I'd like to use oat milk and flax seed in my yeast breads--specifically, I'd like to make homemade bread because it'll be cheaper for me, but I don't want just whole wheat bread. I'd like to make it with flax seed and in place of milk, oat milk. To make it healthier.
I'm good with baking soda/powder leavened doughs (in fact, I have a tea scone recipe I created recently that I shall share later!), but not yeast ones. So I'm unsure if the oat milk will be a good replacement for regular milk and I'm not sure what the equivilancy is for flax seed; as in, if the recipe calls for 1 1/2 c all purpose flour, can I cut that flour down to 1 c and use 1/2 c ground flax seed instead? Or is it more complicated than that?
Thanks for any help!
So that got me looking at other homemaking arts exhibits, and I see that there's an apple pie contest. Ooohhhhh . . . I found a nifty apple pie recipe that I'm thinking about entering, a Marlborough pie recipe. I describe it as kind of like pumpkin pie, only using apple sauce or shredded apples in place of the pumpkin.
But here's the upshot: for the contest, all crusts must be homemade. Which makes sense, but I need LOTS of practice. I can make a shortening crust (from the Better Homes & Gardens cookbook) in theory, but it's never very pretty.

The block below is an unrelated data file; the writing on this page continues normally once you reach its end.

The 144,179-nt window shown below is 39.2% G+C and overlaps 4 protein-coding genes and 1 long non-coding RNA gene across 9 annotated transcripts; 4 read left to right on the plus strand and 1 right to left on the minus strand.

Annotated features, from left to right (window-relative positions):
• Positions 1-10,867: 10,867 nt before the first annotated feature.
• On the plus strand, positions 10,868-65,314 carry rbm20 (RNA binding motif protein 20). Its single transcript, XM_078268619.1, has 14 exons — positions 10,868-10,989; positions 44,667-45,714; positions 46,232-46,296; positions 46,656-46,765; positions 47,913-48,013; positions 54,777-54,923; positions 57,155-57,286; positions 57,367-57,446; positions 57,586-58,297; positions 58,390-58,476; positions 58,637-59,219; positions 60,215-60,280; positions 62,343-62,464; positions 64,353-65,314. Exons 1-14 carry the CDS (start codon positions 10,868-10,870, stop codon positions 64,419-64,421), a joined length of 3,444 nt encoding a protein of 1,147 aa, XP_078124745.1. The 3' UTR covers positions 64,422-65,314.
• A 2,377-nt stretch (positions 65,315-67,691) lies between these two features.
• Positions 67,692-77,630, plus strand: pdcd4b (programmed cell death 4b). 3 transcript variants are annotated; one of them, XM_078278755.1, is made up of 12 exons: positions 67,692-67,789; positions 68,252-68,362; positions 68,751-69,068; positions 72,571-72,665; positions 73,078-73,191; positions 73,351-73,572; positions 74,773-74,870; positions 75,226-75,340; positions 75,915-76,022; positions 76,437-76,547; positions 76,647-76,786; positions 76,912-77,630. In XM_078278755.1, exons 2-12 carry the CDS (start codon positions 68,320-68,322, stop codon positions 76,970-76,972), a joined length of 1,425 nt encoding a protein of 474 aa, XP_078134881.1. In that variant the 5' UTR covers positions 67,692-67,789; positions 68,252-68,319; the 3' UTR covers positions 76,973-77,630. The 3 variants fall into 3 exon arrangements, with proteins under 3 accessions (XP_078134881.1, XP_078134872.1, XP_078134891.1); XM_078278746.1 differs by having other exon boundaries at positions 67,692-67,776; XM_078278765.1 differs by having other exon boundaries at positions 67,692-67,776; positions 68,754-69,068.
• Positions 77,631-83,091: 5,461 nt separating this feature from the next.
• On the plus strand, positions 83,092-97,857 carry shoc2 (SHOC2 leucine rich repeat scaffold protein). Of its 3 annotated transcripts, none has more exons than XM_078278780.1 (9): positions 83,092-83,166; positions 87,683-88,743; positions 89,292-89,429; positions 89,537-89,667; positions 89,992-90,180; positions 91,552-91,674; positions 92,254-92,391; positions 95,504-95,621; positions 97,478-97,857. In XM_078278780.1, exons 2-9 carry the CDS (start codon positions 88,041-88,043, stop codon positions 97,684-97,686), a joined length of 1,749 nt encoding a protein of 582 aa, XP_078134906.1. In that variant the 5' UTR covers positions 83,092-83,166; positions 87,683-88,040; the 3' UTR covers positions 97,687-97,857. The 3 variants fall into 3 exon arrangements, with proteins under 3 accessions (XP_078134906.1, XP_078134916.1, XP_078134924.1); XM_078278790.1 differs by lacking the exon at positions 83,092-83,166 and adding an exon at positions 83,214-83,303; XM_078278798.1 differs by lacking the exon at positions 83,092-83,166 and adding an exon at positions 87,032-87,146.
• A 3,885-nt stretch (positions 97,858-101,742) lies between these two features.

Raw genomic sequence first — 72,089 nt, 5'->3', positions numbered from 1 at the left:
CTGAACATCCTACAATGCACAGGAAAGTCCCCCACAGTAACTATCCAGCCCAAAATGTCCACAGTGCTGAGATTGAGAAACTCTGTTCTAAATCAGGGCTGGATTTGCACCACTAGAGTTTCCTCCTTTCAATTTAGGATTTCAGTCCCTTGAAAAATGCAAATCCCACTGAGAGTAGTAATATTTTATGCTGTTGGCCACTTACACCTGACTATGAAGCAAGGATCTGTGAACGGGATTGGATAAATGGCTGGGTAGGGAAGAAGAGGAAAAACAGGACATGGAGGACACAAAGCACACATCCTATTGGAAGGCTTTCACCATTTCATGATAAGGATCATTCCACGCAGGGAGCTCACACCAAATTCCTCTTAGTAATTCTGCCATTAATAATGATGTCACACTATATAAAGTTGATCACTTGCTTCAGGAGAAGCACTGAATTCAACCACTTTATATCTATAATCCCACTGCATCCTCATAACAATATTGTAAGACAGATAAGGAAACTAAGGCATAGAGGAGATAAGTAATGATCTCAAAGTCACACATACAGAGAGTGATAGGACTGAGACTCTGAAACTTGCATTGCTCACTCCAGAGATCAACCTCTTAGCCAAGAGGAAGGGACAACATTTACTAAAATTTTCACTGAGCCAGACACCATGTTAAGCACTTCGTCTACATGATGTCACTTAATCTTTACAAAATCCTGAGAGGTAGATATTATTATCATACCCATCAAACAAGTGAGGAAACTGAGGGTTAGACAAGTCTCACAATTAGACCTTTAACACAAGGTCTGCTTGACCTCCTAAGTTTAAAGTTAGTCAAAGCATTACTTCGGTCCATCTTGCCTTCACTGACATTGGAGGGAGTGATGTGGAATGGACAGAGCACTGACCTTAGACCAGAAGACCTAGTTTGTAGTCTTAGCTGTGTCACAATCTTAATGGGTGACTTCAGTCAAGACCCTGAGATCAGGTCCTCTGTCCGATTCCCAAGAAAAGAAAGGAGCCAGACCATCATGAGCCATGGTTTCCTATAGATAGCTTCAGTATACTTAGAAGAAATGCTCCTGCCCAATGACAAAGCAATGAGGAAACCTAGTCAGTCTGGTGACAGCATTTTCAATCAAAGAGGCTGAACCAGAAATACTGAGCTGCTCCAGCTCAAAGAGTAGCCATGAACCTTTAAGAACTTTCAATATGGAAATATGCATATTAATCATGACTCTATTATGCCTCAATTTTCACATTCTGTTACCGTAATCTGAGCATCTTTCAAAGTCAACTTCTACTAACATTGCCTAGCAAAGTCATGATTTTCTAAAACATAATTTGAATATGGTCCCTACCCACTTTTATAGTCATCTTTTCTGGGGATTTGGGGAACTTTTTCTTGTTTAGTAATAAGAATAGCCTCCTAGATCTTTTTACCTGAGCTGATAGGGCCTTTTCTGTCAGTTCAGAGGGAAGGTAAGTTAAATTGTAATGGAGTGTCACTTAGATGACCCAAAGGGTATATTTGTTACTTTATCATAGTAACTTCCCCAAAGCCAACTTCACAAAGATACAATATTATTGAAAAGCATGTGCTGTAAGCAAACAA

I tried another one recently that was a combo of shortening and butter. Again, okay, but I need practice.
So my question is this: Can the pie bakers among us share their crust recipes and any suggestions or tips?
Also, how does one par-bake (not pre-bake) a crust? Bake time? Prick the crust? Pie weights/beans?
Any suggestions are most welcome. I have about a year to practice, so no more store-bought crusts for me for a while.
Caucasian female 20-somethings: REJOICE. Pumpkin spice everything is back in your life. You don't know why salted sweets are a thing but hey, if that's what floating everyone else's top-knot, it must be great. Literally.
RECIPE POSTED AT- http://www.thehardcoreherbivore.com/2014/0
I once worked down the street from a fantastic little sandwich shop. The sandwiches were amazing, but they had the ginger chocolate chunk cookies that were to die for. I became distraught when they closed, and made it my goal in life to try to recreate these cookies. It's been a series of misses for over a decade.
I think this one is it, bearing in mind the passage of time and fading of taste memory. And I can't decide if it's fortune or tragedy that this success comes in a batch of two cookies. Or one really big cookie, I don't judge (I can't judge, because, yes, I ate both of these one right after the other...).
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Yum. Just yum.